Conmen killed oil executive and escort Carole Waugh and used her money to buy gold bullion, court told
Her money was used to buy gold bullion and coins and Krugerands before her body was finally found three-and-a-half months later
A wealthy but lonely woman with a side line as an amateur escort was befriended and duped by two career conmen who murdered her and systematically stole all of her worldly goods, a court heard yesterday.
The two men –prison friends and described as charming and brilliant liars – killed Carole Waugh, 49, at her £600,000 flat and immediately set about stealing her assets to pay for lavish hotel stays and to fund their gambling addictions, the Old Bailey was told.
Ms Waugh, a former accounts clerk who had been operating under the name "poshtottyfun" on an adult website, was stabbed in the neck in the bedroom of her £600,000 central London flat in April last year before her accounts were emptied, her flat mortgaged and her shares stolen, the jury was told.
Hundreds of thousands of pounds was plundered and spent on gambling, gold bullion, coins and krugerrands before her body was finally found three-and-a-half months later hidden inside a car in a lock up, said Patrick Gibbs QC for the prosecution.
Rakesh Bhayani, 41, a married man with a young daughter, and Nicholas Kutner, 48, had already been arrested on suspicion of fraud before the body was found, the court was told.
Mr Bhayani, of Wembley, northwest London, and described by an acquaintance as a "mad Indian gambler", could have first met Ms Waugh after he responded to her advert as an escort, the court heard.
The pair had an “intimate” relationship and she thought he was her friend, lent him £40,000 and even visited him four times in prison after he was jailed for an earlier offence, said Mr Gibbs. In a reference to his legal team, she wrote that he “kind, considerate and always wants to help people”.
But the jury was told that on his release, he “planned that she should die” to secure her wealth and worked with Mr Kutner who was “hanging around in the shadows” to carry out the killing and conceal what they had done. “She thought he was her friend but you may decide… Mr Bhayani doesn’t really do friends,” Mr Gibbs told the jury.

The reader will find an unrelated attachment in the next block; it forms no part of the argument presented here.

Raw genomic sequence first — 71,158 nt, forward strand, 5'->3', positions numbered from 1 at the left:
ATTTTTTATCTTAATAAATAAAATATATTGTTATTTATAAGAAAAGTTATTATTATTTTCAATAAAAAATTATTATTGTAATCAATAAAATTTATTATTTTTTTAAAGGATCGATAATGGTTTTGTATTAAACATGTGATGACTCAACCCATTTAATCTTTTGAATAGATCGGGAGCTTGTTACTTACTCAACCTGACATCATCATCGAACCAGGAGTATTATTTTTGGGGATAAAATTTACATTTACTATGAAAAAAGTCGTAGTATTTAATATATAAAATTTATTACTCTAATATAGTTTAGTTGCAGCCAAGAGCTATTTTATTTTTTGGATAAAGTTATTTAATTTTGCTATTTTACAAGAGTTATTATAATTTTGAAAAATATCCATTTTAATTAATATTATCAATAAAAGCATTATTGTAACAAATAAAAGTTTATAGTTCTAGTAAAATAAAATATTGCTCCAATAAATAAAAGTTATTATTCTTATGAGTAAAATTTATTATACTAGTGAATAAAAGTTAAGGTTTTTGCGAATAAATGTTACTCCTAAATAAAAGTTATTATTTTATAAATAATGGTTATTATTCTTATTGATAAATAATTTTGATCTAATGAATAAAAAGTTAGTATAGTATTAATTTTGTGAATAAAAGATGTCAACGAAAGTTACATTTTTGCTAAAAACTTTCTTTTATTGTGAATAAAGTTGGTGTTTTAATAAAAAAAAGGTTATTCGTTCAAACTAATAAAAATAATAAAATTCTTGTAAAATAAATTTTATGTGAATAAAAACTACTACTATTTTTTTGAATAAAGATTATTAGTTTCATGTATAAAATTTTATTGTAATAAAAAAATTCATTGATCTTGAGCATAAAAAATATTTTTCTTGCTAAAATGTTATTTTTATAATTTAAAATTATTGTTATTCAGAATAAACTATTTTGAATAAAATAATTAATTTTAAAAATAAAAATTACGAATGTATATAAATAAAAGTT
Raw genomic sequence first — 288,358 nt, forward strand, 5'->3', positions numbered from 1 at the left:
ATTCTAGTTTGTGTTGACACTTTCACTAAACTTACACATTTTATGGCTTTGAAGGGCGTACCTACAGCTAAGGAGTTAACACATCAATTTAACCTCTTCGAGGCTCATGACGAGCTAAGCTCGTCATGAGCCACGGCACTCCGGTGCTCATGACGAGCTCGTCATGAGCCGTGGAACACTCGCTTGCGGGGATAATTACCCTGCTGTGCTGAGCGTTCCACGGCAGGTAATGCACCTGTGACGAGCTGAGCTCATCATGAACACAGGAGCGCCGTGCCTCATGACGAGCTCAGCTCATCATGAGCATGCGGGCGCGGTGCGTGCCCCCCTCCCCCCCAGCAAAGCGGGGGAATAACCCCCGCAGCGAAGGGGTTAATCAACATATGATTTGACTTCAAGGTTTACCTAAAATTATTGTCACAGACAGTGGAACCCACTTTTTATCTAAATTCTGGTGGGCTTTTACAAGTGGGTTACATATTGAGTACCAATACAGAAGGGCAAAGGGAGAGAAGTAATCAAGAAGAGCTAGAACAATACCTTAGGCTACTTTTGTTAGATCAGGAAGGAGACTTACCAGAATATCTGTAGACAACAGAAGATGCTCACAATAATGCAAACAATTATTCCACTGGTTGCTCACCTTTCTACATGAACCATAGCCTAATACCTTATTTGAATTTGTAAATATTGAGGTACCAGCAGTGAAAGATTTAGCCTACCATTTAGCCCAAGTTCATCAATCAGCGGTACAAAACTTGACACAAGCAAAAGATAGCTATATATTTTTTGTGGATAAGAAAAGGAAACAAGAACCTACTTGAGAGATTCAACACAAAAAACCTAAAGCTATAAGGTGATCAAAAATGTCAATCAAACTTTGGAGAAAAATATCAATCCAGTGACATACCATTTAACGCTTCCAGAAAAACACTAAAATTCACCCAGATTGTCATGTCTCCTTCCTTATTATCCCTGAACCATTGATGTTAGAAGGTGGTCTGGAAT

“Whoever struck the fatal blow or blows, Mr Bhayani and Mr Kutner planned it and were responsible for it and having taken her life they then systematically took all her worldly goods as well.
Her body was crammed into a holdall, put in the boot of a car and then moved around a number of car parks, the court heard. A plan to dump her body in an isolated spot in the Cotswolds was abandoned and it was finally left in a lock up in New Malden, south London.
Ms Waugh, who once worked in Libya as an accounts clerk for an oil company, did not have a regular job but had “plenty of money and that was to prove her undoing”, the court was told.
As well as her flat, she had savings, shares and jewellery and an income for working as an escort. The jewellery was never found apart from two Cartier bracelets found on her dead body.
“They were professional conmen and life-long gamblers that’s principally what they did with their lives,” said Mr Gibbs. “They have a long history of tricking people and defrauding people to get their hands on the large sums of money that they require in order to feed their gambling habits.
“The two men knew each other from prison… they both had a taste for grand and expensive things but above all both were gripped by a compulsion to gamble,” he said.